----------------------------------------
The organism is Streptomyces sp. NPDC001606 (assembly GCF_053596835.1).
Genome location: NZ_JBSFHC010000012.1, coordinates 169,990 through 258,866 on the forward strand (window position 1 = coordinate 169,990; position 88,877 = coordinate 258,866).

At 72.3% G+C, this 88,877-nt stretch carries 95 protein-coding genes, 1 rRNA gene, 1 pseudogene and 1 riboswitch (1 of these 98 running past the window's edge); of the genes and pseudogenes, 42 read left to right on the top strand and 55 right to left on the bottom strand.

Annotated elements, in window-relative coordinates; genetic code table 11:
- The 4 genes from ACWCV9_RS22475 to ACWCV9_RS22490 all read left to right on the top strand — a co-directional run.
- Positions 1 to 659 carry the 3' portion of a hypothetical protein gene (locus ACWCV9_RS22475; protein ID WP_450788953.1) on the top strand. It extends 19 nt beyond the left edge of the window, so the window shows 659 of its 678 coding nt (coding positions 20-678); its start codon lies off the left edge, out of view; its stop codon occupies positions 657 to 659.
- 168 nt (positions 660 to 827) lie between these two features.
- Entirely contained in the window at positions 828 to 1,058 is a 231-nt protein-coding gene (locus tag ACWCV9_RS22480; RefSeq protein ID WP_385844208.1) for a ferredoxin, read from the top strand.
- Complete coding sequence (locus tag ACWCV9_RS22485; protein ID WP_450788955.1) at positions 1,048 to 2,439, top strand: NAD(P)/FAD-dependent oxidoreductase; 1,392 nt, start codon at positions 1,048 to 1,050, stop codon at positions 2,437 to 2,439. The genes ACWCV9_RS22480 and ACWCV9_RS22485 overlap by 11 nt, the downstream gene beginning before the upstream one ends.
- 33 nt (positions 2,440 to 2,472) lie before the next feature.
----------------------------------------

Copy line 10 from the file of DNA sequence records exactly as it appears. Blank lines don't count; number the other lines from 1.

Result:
- 33 nt (positions 2,440 to 2,472) lie before the next feature.